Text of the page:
Not a member? Join for FREE
Home

FREE Slope Formula Introduction, Practice and Game

4,740 Downloads
FREE Slope Formula Introduction, Practice and Game
FREE Slope Formula Introduction, Practice and Game
FREE Slope Formula Introduction, Practice and Game
FREE Slope Formula Introduction, Practice and Game
Subjects
Grade Levels
Product Rating
4.0
Teachers Pay Teachers
Presentation (Powerpoint) File
Be sure that you have an application to open this file type before downloading and/or purchasing.
0.33 MB   |   11 pages

PRODUCT DESCRIPTION

Teach and practice using the slope formula with this fun, colorful, animated PowerPoint. This PowerPoint presentation visually "proves" the slope formula!
The presentation also includes an example, two practice problems, plus a super fun game where students calculate the slope from two given points faster than their opponent!
Total Pages
11
Answer Key
N/A
Teaching Duration
50 Minutes

Average Ratings

4.0
Overall Quality:
4.0
Accuracy:
4.0
Practicality:
4.0
Thoroughness:
4.0
Creativity:
4.0
Clarity:
4.0
Total:
8 ratings

Comments & Ratings

n/a
4.0
Total:
4.0
Overall Quality:
4.0
Accuracy:
4.0
Practicality:
4.0
Thoroughness:
4.0
Creativity:
4.0
Clarity:
On  April 15, 2014,  Angela B. said:
Great! Thank you!
n/a
4.0
Total:
4.0
Overall Quality:
4.0
Accuracy:
4.0
Practicality:
4.0
Thoroughness:
4.0
Creativity:
4.0
Clarity:
On  March 8, 2014,  Sara K. said:
Great! Thank you.
4.0
Total:
4.0
Overall Quality:
4.0
Accuracy:
4.0
Practicality:
4.0
Thoroughness:
4.0
Creativity:
4.0
Clarity:
On  January 6, 2014Linda Leal (TpT Seller) said:
Wish I had this when I just taught this 2 weeks ago!
n/a
4.0
Total:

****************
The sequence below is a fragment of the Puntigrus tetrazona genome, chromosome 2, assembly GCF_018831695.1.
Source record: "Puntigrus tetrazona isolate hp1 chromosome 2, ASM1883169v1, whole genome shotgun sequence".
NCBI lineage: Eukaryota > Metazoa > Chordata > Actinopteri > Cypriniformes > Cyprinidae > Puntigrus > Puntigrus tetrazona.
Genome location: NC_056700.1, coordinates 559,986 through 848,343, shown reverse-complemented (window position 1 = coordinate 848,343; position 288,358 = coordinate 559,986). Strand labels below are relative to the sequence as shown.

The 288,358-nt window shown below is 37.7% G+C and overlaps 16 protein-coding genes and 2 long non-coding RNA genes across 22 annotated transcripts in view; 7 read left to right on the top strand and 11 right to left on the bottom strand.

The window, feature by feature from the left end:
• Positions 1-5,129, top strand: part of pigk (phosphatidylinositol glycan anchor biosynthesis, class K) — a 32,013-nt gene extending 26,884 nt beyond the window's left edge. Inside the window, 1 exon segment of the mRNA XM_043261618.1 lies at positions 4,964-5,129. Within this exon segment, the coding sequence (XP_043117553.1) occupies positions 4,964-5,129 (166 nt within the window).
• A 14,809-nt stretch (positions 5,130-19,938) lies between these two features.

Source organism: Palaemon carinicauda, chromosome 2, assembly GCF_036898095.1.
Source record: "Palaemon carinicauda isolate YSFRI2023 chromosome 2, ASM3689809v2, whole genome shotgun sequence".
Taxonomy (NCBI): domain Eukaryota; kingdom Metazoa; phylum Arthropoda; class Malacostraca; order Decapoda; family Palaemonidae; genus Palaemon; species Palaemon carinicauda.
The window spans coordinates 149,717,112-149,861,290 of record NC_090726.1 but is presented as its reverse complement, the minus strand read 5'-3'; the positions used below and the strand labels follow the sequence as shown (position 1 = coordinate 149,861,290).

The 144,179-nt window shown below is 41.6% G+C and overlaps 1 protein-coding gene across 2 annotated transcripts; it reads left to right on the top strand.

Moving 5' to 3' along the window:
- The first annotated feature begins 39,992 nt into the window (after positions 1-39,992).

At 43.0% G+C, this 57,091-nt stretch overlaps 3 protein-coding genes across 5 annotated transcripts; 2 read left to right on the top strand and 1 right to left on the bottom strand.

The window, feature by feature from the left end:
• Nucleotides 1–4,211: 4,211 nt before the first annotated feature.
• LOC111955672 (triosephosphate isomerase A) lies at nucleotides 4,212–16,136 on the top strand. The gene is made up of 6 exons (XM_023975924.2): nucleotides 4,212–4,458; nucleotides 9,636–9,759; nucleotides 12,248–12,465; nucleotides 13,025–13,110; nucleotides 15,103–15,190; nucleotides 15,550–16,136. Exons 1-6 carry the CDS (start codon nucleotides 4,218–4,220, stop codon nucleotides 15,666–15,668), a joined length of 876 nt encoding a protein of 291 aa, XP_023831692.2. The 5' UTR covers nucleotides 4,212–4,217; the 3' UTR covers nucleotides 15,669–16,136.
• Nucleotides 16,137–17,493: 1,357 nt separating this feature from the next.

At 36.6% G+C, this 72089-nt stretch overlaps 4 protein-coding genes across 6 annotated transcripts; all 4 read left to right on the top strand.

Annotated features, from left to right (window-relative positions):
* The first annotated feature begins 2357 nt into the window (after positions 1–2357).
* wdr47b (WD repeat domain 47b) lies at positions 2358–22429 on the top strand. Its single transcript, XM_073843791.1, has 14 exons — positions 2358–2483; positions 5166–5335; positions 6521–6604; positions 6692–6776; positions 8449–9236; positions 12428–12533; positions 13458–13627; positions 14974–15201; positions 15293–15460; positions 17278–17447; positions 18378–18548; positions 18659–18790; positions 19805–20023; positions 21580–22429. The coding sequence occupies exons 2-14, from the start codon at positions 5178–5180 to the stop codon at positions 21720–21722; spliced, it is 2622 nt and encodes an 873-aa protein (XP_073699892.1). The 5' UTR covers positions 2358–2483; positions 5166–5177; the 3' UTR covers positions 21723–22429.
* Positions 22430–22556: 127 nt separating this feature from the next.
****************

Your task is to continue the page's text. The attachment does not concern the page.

4.0
Overall Quality:
4.0
Accuracy:
4.0
Practicality:
4.0
Thoroughness:
4.0
Creativity:
4.0
Clarity:
On  October 19, 2013,  Buyer said:
great
4.0
Total:
4.0
Overall Quality:
4.0
Accuracy:
4.0
Practicality:
4.0
Thoroughness:
4.0
Creativity:
4.0
Clarity:
On  May 15, 2013Stephanie Smith (TpT Seller) said:
Thank you for sharing.
n/a
4.0
Total:
4.0
Overall Quality:
4.0
Accuracy:
4.0
Practicality:
4.0
Thoroughness:
4.0
Creativity:
4.0
Clarity:
On  January 4, 2013,  Buyer said:
Thanks!
4.0
Total:
4.0
Overall Quality:
4.0
Accuracy:
4.0
Practicality:
4.0
Thoroughness:
4.0
Creativity:
4.0
Clarity:
On  January 29, 2012mary overby (TpT Seller) said:
awesome, thanks!!!
4.0
Total:
4.0
Overall Quality:
4.0
Accuracy:
4.0
Practicality:
4.0
Thoroughness:
4.0
Creativity:
4.0
Clarity:
On  January 21, 2012COOL Algebra (TpT Seller) said:
Great powerpoint! I never thought of teaching the slope formula that way. My kids come to me knowing rise over run - this would play right into that. THANKS!
Please log in to post a question.

Product Questions & Answers

n/a
On  July 3, 2012,  Buyer asked:
Dear Enlightened Elephant,
I REALLY like your PowerPoint for slope intersect and look forward to using it. But I want to share a few items with you:
1. Two of the answers on the game are not correct. (The answer sheet slide needs correction too.)
#4. (3,0) and (-11,15) your answer: 15 / 14
should be: negative 15 / 14

#5. (6,-10) and (-15, 15) your answer: -25 / 24
should be: -25 / 21

2. Slide number two, which is teacher's directions and does not project: It is helpful to copy and paste that text, "Teacher Tips" into the Notes area of slide number three. Then when I'm giving the slide show in "Presenter View", I can see those notes as I project slide number three, but my audience can't see them.

3. It might also be helpful to illustrate that is doesn't matter which point is considered (x1, y1) and (x2, y2). The slope is still the same.

Truly, it is a wonderful demonstration. Many thanks!
Teachers Pay Teachers
On  July 3, 2012The Enlightened Elephant answered:
Thanks so much for the feedback! I have fixed those errors and changed the presentation given your suggestions! I hope you can re-download. Thanks again!
n/a
On  January 30, 2012,  Buyer asked:
In this example slide #4 shouldn't your numbers for the x and y be (3-9) and (5-9) which will give you a positive 3/2? Otherwise, nice powerpoint. Have a blessed day.
Teachers Pay Teachers
On  January 31, 2012The Enlightened Elephant answered:
It doesn't matter which point is (x2, y2) and (x1, y1), generally, when looking at a graph you read left to right, the first point would be (x1, y1) which is (5, 3). This is a good conversation to have with students, as you'll notice the answer remains the same.
FREE
Digital Download
User Rating: 4.0/4.0
 (1,937 Followers)
FREE
Digital Download
FREE Slope Formula Introduction, Practice and Game
FREE Slope Formula Introduction, Practice and Game
FREE Slope Formula Introduction, Practice and Game
FREE Slope Formula Introduction, Practice and Game